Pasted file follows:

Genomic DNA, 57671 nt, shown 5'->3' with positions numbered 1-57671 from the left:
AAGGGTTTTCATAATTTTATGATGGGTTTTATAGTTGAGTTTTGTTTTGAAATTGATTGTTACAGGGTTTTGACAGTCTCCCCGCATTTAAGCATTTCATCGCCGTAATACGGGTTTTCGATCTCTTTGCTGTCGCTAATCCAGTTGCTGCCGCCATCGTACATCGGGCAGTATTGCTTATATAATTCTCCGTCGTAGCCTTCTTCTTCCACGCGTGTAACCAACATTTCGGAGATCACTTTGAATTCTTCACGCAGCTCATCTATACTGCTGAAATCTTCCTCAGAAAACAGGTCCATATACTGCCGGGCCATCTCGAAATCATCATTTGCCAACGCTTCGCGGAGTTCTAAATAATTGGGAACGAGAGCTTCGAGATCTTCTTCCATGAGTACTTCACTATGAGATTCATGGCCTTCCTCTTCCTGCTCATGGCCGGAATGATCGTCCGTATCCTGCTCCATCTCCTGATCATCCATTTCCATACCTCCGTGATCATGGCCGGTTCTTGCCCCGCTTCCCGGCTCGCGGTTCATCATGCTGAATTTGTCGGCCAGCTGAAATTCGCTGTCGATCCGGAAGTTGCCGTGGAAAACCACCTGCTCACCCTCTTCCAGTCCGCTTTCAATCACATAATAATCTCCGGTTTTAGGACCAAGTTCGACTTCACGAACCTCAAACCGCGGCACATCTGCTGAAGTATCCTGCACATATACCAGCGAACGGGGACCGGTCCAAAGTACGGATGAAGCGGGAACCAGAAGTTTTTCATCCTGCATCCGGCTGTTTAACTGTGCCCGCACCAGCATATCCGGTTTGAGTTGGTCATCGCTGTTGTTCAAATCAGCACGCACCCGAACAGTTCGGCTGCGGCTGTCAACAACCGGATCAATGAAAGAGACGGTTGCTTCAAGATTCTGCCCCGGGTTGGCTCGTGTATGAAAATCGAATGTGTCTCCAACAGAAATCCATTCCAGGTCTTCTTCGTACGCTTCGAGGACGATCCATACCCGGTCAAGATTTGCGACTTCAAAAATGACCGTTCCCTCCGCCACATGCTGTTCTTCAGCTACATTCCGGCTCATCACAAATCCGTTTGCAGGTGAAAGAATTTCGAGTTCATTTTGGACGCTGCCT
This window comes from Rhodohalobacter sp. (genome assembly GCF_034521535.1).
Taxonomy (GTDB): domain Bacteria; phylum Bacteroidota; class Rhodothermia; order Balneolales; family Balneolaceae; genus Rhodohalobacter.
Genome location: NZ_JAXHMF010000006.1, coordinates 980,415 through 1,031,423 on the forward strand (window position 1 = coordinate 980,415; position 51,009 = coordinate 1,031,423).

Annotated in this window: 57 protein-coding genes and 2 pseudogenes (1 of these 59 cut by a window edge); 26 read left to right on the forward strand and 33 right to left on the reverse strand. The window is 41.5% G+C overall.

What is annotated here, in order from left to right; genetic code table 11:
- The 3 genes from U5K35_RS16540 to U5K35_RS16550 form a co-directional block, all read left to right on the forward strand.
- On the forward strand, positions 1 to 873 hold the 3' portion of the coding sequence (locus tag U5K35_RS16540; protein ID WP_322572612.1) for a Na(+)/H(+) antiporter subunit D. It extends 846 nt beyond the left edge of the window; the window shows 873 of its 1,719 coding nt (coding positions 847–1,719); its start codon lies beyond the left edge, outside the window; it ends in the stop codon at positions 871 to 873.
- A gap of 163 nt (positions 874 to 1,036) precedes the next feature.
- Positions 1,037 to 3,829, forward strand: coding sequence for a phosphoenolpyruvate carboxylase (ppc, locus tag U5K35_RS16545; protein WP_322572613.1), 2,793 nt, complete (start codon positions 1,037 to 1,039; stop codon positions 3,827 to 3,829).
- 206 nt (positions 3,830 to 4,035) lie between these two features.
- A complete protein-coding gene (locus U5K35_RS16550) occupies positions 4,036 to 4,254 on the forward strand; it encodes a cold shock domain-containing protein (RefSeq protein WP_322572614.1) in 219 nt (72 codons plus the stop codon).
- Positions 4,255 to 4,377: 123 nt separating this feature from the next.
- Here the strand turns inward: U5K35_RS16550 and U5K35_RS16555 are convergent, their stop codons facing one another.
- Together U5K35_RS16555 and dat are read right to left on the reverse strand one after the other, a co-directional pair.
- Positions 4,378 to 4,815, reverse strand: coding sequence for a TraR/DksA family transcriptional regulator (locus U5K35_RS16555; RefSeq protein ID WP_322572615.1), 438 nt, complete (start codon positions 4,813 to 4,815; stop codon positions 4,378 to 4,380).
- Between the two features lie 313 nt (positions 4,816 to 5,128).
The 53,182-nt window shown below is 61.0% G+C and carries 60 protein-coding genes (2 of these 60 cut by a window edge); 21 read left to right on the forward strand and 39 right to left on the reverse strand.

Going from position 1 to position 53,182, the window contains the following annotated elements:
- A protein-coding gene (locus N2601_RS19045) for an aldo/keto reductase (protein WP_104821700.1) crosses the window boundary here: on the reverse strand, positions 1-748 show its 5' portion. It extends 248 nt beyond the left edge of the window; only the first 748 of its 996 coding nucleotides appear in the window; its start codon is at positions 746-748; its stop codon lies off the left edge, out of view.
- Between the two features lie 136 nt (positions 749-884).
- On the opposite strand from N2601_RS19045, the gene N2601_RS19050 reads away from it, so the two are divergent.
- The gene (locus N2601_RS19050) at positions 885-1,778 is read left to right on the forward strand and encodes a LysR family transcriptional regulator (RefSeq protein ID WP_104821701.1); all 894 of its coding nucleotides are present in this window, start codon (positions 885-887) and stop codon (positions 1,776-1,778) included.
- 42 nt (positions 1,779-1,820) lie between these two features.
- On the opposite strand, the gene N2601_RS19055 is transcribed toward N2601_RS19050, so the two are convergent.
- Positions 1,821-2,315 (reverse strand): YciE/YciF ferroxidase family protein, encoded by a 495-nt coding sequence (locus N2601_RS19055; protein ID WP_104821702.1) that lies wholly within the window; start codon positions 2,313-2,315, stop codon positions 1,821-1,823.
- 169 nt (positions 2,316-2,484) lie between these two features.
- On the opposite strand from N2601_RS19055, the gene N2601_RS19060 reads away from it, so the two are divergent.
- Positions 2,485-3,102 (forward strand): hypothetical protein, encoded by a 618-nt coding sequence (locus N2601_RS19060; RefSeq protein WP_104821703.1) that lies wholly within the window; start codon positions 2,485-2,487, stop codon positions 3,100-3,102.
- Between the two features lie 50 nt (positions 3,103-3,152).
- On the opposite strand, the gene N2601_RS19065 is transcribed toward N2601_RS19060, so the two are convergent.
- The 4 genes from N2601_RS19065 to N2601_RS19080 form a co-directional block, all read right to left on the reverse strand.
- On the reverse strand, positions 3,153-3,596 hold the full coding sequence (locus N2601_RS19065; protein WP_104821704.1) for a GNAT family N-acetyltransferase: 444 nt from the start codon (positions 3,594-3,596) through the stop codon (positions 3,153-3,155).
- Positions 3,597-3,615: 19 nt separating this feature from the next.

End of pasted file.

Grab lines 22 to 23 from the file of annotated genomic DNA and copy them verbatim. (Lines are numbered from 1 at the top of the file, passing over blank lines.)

- Between the two features lie 136 nt (positions 749-884).
- On the opposite strand from N2601_RS19045, the gene N2601_RS19050 reads away from it, so the two are divergent.